I recently attended a course called “Presenting with Confidence“, delivered by Steve Herzberg. Steve is a teriffic bloke, and is someone I would describe as “keeping it real” – his style of delivery is guaranteed to have you laughing, and learning. I mean this seriously: the good thing about Steve’s course is the relaxed and confident manner in which he presents his material – he’s throroughly prepared, and the printed material you receive is professionally produced and rich with content. There’s a great interview with Steve here you can watch and see for yourself here just how well he communicates.
Steve and I often discuss the business value of using “social networking” tools, and we have had some excellent debate about the value of these tools in a business context. One such tool I believe in passionately is Twitter, and I was explaining to Steve the increase in “live tweeting” at an event or conference, and how this is transforming the behaviour of both speakers and attendees at these conferences, and adding enormous value to attendees and others interested in the event. For more on the concept of “live tweeting” have a read of “Live Tweeting: bird-brained or brilliant”
Some interesting questions arose during my discussion with Steve about the value of live-tweeting, including:
– is it distracting for the presenter (who doesn’t get to meet the eyes of their audience who are all typing away)?
– is it distracting for the audience, because their attention is diverted from the content being delivered to the rest of the “Twitter stream”?
– does it demonstrates a lack of respect for the speaker, who deserves your full attention?
Personally I have derived enormous value from the collective contribution of others “live tweeting””, particularly after the event when I can catch up on what other’s were saying. However I have also been distracted by it, and missed some of the content being delivered by the speaker. I can also appreciate that a speaker unaccustomed to their audience “live tweeting” could interpret this behavious as a lack of respect.
What is needed is education and understanding of current and emerging practices. Live tweeting is here to stay, many events now encourage it, and attendees are asking for it. The choice is yours to embrace it or not – I would encourage you to explain to others the benefits as you see them, and let them decide for themselves. There are no rules – but I believe we should be mindful of speakers and respect them, and show them the value that is being added (to their brand and their content)
What are your thoughts? Do you agree “live tweeting” an event adds value or not?
Twitter is an incredible tool for so many reasons. If you don’t know what Twitter is, watch this brief video to get a good overview (the video only skims the surface of it though)
A couple of reasons I enjoy using Twitter is it creates serendipities and builds community. Only today, we were celebrating our school’s 90-year anniversary. I noticed Malcolm Turnbull was in attendence so decided to send him a notice on Twitter (I am wondering if he is actually using it or employs a ghost writer. See for yourself by visiting his Twitter profile here.)
Here’s where the serendipitous moment occurred. Later in the day I checked my email and noticed that one of my Facebook friends (a past-teacher from the school who has relocated overseas) had “commented on my status” I realised immediately, that although this person wasn’t even on Twitter, that they had seen my status update which had automatically been sent to Facebook via the Twitter/Facebook application. This person was pleased to be reminded of the event I was attending and had said so in their comment. I was really chuffed by that moment, as it showed how something so simple as a Twitter update (sent from my phone with an investment of time of no more than a few moments) had put me back in touch with them, and caused them some happiness and fond memories.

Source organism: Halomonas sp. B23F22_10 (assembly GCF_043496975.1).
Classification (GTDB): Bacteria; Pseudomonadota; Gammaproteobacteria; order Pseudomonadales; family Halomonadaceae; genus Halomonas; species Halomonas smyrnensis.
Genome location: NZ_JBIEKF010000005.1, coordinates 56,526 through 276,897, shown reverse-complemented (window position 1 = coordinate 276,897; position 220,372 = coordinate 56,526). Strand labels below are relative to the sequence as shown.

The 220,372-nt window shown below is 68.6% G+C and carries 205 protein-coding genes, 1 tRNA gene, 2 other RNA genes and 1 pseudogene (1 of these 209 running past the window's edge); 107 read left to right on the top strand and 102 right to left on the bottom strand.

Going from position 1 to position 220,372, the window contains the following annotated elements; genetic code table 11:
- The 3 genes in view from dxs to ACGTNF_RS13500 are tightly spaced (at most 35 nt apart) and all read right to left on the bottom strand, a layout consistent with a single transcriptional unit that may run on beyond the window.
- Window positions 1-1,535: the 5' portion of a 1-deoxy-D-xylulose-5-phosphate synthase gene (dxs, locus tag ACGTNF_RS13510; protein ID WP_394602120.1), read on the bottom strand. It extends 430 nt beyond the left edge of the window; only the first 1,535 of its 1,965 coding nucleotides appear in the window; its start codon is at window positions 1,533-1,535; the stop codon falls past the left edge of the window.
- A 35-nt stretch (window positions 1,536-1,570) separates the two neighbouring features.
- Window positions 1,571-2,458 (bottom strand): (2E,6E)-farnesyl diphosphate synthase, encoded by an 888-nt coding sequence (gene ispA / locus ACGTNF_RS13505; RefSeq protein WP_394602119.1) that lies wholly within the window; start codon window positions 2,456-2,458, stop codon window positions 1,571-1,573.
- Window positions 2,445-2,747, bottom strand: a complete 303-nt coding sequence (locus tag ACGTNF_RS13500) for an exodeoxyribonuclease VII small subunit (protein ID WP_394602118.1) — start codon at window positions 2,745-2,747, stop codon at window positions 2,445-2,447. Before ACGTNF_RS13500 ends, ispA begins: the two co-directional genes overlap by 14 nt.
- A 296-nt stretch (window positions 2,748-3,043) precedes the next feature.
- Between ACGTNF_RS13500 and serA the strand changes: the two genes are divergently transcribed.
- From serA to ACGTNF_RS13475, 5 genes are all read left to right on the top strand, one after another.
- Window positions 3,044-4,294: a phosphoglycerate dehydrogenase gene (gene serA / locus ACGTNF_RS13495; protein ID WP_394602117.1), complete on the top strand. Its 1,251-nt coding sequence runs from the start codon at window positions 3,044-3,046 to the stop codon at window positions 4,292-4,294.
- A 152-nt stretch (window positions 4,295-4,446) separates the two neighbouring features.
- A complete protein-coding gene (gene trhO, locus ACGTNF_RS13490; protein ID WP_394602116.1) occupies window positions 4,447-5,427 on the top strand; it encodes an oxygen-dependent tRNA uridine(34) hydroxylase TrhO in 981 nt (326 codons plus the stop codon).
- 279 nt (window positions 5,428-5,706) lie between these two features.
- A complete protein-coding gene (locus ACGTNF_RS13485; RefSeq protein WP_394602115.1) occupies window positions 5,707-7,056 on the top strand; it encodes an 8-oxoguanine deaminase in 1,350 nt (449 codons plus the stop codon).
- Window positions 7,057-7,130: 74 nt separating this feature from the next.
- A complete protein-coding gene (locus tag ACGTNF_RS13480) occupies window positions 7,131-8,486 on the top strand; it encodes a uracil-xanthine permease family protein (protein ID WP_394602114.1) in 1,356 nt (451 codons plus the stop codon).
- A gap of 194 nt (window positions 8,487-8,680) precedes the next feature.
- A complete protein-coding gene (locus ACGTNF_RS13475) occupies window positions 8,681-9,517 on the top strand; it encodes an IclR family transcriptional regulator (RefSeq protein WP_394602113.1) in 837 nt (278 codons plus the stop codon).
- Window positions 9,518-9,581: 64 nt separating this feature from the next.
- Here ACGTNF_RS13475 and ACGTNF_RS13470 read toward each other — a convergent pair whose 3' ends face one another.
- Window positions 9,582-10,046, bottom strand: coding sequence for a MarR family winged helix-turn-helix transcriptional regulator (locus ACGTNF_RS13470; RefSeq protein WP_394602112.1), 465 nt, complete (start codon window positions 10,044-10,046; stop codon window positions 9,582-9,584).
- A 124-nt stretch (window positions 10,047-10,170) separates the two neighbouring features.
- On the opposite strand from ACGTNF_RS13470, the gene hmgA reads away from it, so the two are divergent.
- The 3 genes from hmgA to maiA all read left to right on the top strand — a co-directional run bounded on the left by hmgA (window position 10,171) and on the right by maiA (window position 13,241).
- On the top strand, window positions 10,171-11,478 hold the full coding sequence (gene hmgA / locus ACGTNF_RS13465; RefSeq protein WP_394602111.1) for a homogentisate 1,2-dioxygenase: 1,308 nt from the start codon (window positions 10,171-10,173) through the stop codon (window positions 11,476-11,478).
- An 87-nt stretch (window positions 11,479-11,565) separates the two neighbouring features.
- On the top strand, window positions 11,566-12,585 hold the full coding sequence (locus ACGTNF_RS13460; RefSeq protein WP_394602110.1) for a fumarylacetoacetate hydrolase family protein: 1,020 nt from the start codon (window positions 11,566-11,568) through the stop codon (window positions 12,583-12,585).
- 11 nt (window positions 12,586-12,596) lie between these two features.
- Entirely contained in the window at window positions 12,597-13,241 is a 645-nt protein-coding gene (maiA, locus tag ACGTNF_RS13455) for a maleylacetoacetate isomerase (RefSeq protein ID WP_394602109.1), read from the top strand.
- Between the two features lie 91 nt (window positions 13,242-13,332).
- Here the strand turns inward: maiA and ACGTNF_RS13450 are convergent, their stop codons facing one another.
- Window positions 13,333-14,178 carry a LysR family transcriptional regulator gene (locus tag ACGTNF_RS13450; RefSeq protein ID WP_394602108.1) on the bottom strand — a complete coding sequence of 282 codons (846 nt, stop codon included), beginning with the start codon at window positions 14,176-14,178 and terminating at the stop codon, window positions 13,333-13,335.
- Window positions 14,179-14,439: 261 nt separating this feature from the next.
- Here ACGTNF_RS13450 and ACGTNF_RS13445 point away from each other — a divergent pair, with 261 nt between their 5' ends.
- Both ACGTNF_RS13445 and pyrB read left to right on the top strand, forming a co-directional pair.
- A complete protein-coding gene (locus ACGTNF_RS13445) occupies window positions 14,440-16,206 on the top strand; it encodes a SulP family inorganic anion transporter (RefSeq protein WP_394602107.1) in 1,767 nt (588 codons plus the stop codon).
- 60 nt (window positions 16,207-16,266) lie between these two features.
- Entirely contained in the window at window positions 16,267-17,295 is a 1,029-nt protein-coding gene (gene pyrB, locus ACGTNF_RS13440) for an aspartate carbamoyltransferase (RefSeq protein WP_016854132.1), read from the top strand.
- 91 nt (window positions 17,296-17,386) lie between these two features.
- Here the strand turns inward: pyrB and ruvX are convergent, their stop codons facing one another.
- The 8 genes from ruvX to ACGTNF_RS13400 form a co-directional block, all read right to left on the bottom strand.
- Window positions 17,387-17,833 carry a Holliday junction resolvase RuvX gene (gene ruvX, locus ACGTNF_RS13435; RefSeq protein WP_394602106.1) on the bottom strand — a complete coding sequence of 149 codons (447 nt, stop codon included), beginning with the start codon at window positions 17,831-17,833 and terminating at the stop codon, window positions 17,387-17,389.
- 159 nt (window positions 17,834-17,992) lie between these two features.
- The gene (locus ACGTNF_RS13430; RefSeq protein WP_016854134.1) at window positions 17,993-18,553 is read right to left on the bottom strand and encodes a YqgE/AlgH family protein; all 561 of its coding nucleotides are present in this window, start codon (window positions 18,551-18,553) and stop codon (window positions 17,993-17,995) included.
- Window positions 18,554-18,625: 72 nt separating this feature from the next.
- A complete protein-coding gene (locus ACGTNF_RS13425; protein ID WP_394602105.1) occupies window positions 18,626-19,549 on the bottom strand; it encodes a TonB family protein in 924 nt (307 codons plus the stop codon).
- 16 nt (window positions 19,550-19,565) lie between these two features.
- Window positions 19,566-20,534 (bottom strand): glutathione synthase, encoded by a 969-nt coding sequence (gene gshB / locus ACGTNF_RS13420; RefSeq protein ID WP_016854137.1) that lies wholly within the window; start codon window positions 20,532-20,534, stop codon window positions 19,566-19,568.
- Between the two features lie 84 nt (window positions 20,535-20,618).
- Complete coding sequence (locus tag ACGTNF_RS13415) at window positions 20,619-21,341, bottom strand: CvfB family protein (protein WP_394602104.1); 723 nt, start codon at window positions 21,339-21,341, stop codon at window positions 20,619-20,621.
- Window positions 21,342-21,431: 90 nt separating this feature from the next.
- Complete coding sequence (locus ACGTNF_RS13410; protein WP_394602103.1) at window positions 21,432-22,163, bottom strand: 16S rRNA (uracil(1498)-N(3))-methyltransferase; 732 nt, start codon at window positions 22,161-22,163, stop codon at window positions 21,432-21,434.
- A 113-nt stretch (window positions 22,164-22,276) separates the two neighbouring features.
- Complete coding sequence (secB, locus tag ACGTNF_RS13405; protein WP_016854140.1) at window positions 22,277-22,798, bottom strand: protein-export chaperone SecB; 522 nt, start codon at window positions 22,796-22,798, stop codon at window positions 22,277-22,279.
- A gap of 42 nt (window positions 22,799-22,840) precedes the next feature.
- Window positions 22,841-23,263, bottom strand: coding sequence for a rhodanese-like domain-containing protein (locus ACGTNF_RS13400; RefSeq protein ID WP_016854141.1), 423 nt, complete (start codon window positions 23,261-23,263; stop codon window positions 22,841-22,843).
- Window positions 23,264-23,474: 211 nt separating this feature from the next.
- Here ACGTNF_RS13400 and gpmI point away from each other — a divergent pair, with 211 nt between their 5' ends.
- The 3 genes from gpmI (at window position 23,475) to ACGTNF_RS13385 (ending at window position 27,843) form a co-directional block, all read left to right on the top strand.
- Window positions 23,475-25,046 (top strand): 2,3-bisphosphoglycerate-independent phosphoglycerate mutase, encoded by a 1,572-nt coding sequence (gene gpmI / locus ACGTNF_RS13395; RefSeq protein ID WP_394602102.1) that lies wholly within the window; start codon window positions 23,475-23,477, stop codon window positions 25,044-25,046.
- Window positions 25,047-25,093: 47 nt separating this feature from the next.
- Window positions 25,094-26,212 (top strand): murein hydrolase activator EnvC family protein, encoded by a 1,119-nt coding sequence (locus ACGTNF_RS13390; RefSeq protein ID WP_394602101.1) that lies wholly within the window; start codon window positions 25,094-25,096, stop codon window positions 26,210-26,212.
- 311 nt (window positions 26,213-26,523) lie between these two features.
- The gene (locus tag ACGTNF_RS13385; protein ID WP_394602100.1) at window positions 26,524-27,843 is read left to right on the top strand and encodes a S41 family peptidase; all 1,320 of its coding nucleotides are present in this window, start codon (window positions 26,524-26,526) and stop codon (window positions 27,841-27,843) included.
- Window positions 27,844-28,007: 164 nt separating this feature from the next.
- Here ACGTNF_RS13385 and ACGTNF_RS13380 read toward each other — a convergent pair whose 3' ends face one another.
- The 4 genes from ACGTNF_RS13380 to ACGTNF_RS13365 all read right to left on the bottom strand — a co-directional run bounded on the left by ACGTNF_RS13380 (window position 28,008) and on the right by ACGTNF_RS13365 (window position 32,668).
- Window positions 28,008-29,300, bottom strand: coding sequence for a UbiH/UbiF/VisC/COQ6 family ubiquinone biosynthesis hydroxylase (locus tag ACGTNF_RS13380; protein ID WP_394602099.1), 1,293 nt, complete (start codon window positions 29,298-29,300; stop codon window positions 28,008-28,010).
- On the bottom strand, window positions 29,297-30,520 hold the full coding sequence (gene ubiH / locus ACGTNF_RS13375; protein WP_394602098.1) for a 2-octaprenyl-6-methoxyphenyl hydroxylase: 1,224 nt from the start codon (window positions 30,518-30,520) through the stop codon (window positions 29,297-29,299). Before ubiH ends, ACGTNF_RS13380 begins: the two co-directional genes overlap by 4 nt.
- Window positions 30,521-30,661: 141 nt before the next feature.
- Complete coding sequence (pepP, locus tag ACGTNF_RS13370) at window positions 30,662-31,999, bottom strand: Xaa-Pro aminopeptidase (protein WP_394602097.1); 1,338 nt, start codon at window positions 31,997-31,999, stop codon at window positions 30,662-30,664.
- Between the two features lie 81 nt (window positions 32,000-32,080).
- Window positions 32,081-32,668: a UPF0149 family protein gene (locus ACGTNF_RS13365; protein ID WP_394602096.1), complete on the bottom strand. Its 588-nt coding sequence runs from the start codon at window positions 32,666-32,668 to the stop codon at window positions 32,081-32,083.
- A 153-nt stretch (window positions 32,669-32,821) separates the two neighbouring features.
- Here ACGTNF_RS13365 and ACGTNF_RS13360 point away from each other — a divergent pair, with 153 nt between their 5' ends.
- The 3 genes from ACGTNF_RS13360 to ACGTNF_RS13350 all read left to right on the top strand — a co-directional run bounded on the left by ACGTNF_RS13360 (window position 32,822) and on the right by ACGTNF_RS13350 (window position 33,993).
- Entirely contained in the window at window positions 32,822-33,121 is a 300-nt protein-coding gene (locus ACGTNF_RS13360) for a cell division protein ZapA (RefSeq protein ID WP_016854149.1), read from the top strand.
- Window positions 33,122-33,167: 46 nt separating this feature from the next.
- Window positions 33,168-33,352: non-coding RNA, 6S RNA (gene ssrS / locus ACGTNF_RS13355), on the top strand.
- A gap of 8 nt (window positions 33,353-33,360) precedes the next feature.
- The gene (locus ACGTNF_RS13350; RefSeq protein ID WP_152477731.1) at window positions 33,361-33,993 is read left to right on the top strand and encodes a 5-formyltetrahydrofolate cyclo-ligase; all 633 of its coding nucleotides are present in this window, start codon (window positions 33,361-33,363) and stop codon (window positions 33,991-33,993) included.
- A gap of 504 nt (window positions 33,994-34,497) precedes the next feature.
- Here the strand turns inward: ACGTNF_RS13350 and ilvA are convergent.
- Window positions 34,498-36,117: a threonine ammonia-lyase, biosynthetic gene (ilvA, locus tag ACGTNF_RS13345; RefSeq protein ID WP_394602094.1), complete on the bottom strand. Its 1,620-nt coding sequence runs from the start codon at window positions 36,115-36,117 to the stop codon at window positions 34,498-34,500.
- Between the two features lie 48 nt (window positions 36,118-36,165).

Creating serendipities and building community – two good reasons you should be on Twitter.
Hey there folks, it’s been quite a while between posts, with Megan back at University studying full time, a busy work/family life, and Twitter, writing on my blogs has been affected. Not that I haven’t been spending time online – there’s plenty of good reason to do so, and Twitter is one of them.
Twitter? This site is increasingly becoming a daily port of call in my online travels. I joined this interesting social networking site a few months ago (hat tip to my mate Aaron Saikovski who first mentioned it to me over coffee late last year – Aaron will be presenting at the next SBTUG, and just announced he will be joining Microsoft from 4th July – congratulations Aaron.
I find Twitter fascinating because it connects me in to a “conversation” – you get to control who you listen to, talk to, and it happens in near real-time. If you “listen” to people you are interested in, it can yield great benefits – access to current breaking news, interesting links, and new connections with people across diverse geographies.
It reminds me of LinkedIn Answers but “turbo-charged” in that you’re likely to get responses to a question in minutes rather than hours.
I recommend you visit http://www.twitter.com/ and create an account. Even before doing that, check out this post which provides an easy-to-read guide to Twitter.
For an even quicker overview of Twitter, check out the CommonCraft video below here.
Recently people have been talking about http://www.plurk.com/ – Plurk seems to be similar to Twitter, only more graphical in that it shows posts on a timeline, with categories for each post designed to show a posts intention or mood in greater clarity. One to watch for now – if anyone has tried it please let me know.